In conclusion, it is also worth noting that a certain degree of caution needs to be applied when citing to the enforcement activities of the U.S. Federal Trade Commission (FTC). While both the Competition Bureau and the FTC have as their mandate to regulate and enforce against anti-competitive behavior, deceptive marketing practices and misleading advertising, they differ in that the FTC also oversees issues relating to privacy practices of organizations through its deceptive marketing jurisdiction In Canada it is the OPC that has jurisdiction over such privacy practices. As such, we would like to highlight the fact that issues relating to data collection, use and disclosure are already being addressed under Canada’s privacy laws. The Competition Bureau needs to ensure that it does not overlap with the authority of another regulator. Such a situation could make it tougher and more confusing for organizations to comply with the requirements of two separate regulators. And where enforcement responsibilities and activities of the Bureau and OPC do necessarily intersect, we would highlight the importance of efforts to ensure businesses understand the compliance expectations of each agency and that efforts are made to coordinate both education and enforcement activities.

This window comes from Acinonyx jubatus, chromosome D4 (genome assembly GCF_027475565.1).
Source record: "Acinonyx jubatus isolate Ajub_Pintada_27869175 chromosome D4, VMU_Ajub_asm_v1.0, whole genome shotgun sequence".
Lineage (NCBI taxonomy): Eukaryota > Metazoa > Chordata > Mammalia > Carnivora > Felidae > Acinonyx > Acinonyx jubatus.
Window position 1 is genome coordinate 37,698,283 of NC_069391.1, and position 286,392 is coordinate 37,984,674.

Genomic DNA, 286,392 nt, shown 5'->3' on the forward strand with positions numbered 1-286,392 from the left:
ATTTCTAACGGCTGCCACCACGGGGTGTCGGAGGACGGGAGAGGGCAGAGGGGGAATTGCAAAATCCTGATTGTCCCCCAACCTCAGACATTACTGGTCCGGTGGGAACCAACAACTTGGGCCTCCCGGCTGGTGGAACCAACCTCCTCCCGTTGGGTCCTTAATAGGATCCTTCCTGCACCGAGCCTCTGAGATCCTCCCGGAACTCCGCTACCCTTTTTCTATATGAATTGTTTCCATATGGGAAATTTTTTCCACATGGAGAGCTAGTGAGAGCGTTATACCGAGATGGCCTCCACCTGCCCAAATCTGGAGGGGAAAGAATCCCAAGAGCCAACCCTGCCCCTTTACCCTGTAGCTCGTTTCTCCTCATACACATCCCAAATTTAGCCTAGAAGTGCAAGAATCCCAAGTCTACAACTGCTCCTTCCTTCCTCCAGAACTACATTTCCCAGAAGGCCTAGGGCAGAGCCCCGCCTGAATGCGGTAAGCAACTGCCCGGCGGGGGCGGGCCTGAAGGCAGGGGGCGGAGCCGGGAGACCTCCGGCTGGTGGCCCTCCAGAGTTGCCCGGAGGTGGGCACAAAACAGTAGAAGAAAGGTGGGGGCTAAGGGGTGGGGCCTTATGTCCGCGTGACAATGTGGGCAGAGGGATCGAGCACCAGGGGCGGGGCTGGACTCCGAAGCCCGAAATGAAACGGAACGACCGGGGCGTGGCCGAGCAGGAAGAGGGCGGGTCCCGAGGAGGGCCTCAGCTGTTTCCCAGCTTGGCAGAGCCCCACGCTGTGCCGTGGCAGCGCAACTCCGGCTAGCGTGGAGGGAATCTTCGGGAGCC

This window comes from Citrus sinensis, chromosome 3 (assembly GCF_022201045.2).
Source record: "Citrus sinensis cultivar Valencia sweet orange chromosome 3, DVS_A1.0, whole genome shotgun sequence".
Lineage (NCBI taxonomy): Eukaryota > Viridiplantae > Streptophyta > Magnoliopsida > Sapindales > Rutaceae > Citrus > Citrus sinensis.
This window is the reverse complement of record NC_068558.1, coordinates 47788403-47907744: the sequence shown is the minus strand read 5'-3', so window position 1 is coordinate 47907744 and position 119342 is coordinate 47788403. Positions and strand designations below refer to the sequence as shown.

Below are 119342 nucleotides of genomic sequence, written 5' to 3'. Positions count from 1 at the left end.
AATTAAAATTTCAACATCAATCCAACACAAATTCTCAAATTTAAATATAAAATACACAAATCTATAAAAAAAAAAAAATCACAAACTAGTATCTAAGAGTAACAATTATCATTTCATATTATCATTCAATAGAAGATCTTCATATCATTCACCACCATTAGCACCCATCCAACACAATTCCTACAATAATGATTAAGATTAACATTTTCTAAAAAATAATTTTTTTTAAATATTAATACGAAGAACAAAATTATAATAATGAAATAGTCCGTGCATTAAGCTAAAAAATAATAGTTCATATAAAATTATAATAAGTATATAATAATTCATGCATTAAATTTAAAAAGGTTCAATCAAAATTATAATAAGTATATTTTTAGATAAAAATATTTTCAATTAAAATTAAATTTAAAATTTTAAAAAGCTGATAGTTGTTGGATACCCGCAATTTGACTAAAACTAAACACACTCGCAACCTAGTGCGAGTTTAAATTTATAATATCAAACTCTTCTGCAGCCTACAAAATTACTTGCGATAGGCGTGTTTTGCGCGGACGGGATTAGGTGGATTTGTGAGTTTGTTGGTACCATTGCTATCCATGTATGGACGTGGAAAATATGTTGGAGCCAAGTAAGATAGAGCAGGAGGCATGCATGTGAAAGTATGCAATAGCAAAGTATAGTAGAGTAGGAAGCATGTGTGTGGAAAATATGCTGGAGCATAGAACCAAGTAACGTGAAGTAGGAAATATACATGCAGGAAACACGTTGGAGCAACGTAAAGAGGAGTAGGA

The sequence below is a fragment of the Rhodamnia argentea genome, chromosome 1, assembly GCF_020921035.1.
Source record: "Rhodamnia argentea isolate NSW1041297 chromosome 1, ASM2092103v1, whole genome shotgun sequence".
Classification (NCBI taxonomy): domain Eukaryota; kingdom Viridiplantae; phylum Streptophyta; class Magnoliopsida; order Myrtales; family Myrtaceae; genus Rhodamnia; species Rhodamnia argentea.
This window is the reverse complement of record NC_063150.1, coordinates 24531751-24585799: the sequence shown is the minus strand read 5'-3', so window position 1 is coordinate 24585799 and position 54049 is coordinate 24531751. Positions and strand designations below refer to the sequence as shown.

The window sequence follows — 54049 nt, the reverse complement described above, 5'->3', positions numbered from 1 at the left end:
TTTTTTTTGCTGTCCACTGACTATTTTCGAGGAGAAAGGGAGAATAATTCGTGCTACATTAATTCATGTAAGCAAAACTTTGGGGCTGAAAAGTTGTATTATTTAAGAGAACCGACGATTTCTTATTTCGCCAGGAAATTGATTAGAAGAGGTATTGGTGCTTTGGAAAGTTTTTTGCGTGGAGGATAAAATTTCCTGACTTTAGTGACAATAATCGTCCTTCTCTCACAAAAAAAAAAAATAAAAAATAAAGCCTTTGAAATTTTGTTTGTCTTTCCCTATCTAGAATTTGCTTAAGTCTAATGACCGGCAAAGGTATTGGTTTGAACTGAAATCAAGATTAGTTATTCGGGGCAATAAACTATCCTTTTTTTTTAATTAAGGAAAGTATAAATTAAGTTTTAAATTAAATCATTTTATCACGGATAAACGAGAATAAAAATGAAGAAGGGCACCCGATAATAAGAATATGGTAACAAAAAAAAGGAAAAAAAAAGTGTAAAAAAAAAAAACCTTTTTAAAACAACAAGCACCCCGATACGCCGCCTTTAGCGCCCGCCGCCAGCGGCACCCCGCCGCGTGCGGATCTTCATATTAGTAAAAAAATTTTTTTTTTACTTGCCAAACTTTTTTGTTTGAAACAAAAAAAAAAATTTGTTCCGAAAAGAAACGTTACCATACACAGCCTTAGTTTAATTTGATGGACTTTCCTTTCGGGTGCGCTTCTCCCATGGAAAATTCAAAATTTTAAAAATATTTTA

For questions or comments regarding this submission, please contact:
Sr. Manager, Public Affairs
VP, Government and Consumer Affairs
About the CMA: The Canadian Marketing Association embraces Canada’s major business sectors and all marketing disciplines, channels and technologies. The Association’s members make a significant contribution to the economy through the sale of goods and services, investments in media and new marketing technologies and employment for Canadians. Against this backdrop, the Canadian Marketing Association is the national voice for the Canadian marketing community, with CMA’s advocacy efforts designed to create an environment in which responsible marketing can succeed.